Education is a family affair in the Barr household. That’s not extremely rare, but in their case, the children have finished or are working on their higher education, and the parents are coming back to finish their degrees.
Monique Barr, the mom of three sons, is attending Utah Valley University. She recently shared the story of the family’s journey in the realm of higher education.
“We had been living in Pacific Grove, California,” she said. “We were both working there for the Pacific Grove School District. My husband was a custodian and didn’t really like his job. I was a teacher’s aide. All of our boys were gone and I was ready to do something more. But everything we looked at said we needed a bachelor’s degree.”
Their two older boys had graduated from Brigham Young University and the youngest attended there, and is considering transferring to UVU. Since all three boys were in Utah, mom and dad decided to join them and pursue their degrees in Utah County.
Mike Barr previously did a few semesters at BYU and was accepted for re-admission.
“I applied twice to BYU and wasn’t accepted,” Monique Barr recalled. “I was initially disappointed to come to UVU, but have since fallen in love with it. It is a great campus with great resources. People here have the attitude: ‘How can we help you to do what you are trying to do?’ ”
If possible, that attitude is even greater at the Women’s Success Center, she said. “The message there is ‘What can we do to help you graduate and be where you want to be?’” she said.
One place she likes to be is working at the Women’s Success Center. She recently took a full-time job at the center, after working part time there as an office assistant.
“As a student, it has pointed me to resources that have made a huge difference,” she said. “Tara (Ivie, the director) talked to me about things I could do with my financial aid, and helped me qualify for better grants and scholarships.”
Monique Barr suggested that a good path for other women is to be curious and inquisitive.
“Don’t be afraid to ask questions,” Monique Barr said. “There are tons of resources on campus and tons of people who are willing to connect you with those resources. You have to be willing to walk up to someone and ask. If they can’t help you, they will usually point you to someone who can.”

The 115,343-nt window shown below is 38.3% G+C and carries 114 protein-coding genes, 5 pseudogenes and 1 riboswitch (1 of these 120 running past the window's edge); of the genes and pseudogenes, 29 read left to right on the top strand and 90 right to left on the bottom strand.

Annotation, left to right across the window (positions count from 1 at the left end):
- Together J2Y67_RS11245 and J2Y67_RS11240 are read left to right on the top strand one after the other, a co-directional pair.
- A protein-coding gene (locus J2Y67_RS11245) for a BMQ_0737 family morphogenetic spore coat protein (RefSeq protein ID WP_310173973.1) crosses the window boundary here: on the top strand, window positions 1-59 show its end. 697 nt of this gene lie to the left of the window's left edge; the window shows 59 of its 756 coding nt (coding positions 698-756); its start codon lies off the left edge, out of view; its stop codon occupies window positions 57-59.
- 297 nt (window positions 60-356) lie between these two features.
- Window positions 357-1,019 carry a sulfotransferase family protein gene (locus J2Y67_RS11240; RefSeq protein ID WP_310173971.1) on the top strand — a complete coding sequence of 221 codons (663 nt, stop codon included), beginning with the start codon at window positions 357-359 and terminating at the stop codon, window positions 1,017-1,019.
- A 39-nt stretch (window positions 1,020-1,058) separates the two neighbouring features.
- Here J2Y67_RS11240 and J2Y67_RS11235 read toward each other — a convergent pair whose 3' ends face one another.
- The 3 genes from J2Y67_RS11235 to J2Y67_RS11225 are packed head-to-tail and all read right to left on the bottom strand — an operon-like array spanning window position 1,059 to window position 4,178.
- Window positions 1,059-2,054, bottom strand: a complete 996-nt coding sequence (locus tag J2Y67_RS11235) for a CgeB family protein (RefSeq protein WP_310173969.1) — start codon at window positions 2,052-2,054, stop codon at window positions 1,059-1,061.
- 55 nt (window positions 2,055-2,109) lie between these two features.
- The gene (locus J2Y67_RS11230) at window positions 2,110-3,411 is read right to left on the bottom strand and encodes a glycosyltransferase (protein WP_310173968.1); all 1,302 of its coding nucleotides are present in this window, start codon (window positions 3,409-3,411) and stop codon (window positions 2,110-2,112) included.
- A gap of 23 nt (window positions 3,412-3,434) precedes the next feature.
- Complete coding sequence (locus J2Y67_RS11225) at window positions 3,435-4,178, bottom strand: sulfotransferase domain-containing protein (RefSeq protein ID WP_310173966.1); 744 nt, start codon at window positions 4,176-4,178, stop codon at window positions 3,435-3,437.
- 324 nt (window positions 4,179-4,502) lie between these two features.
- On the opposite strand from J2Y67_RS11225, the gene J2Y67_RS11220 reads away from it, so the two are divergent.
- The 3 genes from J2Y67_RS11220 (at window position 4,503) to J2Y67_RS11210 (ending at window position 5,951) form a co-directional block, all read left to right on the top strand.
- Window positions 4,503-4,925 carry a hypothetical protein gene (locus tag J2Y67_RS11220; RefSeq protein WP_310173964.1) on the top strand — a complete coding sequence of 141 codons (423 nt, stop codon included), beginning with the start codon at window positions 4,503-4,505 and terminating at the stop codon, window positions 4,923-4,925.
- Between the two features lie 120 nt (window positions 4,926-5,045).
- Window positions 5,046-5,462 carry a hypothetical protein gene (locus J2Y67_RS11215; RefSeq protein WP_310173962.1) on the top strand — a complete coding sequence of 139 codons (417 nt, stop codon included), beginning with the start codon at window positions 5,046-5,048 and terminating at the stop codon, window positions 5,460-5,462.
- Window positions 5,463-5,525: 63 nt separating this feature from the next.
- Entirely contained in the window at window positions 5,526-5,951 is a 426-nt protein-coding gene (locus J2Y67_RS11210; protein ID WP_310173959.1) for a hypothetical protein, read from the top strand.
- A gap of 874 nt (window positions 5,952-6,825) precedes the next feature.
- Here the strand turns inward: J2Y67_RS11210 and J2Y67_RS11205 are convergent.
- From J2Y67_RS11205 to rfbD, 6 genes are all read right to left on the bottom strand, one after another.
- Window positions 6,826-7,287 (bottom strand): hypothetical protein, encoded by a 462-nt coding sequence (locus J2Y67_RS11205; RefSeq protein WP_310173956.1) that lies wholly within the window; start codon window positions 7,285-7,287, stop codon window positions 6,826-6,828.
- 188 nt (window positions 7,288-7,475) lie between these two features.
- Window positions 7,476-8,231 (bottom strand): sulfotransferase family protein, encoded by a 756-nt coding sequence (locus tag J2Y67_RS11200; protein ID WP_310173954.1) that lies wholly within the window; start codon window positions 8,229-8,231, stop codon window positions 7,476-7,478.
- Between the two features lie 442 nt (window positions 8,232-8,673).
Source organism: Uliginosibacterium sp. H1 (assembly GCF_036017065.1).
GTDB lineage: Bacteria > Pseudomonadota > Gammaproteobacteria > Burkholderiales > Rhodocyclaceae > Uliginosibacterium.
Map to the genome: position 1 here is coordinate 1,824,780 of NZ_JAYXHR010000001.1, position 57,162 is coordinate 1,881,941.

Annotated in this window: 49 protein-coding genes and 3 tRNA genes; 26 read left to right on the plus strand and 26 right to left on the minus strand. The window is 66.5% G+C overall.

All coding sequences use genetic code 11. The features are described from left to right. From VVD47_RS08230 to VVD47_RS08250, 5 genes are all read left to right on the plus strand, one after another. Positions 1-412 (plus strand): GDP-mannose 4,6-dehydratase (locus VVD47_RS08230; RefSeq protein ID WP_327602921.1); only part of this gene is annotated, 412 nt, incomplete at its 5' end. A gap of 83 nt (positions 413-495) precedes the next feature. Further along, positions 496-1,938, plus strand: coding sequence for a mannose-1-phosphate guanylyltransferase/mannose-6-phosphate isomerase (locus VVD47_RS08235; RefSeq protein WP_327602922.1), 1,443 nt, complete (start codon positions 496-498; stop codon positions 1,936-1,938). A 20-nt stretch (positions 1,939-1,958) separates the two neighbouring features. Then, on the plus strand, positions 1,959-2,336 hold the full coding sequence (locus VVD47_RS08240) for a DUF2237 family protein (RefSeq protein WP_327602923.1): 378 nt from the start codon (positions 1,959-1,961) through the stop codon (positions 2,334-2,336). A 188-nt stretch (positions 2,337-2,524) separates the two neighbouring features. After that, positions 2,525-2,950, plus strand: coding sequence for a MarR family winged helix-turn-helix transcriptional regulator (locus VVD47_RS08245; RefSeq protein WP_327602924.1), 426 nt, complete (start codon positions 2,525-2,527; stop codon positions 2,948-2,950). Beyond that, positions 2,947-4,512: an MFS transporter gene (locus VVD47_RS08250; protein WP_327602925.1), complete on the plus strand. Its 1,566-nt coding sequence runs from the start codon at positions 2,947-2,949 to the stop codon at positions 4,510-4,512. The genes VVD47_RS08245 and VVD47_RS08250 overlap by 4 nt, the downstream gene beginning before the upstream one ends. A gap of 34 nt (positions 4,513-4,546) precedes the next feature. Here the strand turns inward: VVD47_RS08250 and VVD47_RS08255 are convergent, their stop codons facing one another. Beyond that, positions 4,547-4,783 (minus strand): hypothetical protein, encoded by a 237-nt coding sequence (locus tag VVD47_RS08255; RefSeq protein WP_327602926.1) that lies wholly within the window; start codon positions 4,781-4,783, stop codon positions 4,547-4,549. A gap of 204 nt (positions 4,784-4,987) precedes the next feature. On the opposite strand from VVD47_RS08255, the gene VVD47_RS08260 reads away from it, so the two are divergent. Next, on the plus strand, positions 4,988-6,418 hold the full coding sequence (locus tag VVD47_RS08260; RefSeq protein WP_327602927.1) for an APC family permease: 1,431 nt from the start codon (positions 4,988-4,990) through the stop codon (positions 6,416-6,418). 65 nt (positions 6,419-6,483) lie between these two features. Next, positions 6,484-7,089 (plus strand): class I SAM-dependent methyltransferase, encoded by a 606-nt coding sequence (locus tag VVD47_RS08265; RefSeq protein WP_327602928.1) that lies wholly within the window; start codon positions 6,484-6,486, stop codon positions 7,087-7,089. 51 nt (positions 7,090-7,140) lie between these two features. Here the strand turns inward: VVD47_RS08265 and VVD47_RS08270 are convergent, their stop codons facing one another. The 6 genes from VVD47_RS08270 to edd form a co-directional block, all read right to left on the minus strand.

Monique Barr anticipates graduating in December with a degree in communication. Mike Barr is pursuing a degree in English with an emphasis on creative writing. He has written a few children’s books and is working on a chapter book.
Their own children had positive reactions when they heard their parents were going to continue their higher education — and it’s not just because they can visit their parents for Sunday dinner and have a home-cooked meal, Monique Barr said.
The eldest son has a degree in political science and is hoping to continue to earn an MBA degree. The middle son majored in computer science and writes code for a company in Orem. The youngest is looking at UVU’s hospitality management program.
Their futures are looking bright, and they are enthusiastic about what the coming years will bring, Monique Barr said.
“I feel that we are on this trajectory that is taking off,” she said. “When I first had the thought to come back to school, I thought it was crazy. I think sometimes you won’t have it all figured out, but you just have to take that first step. If that first step is coming into the Women’s Success Center, see what we can do to light at least a few steps along the path for you.
“Education is not just to get a job. I think the more educated people are the ones who make the best choices. When people make good choices, that makes society better.”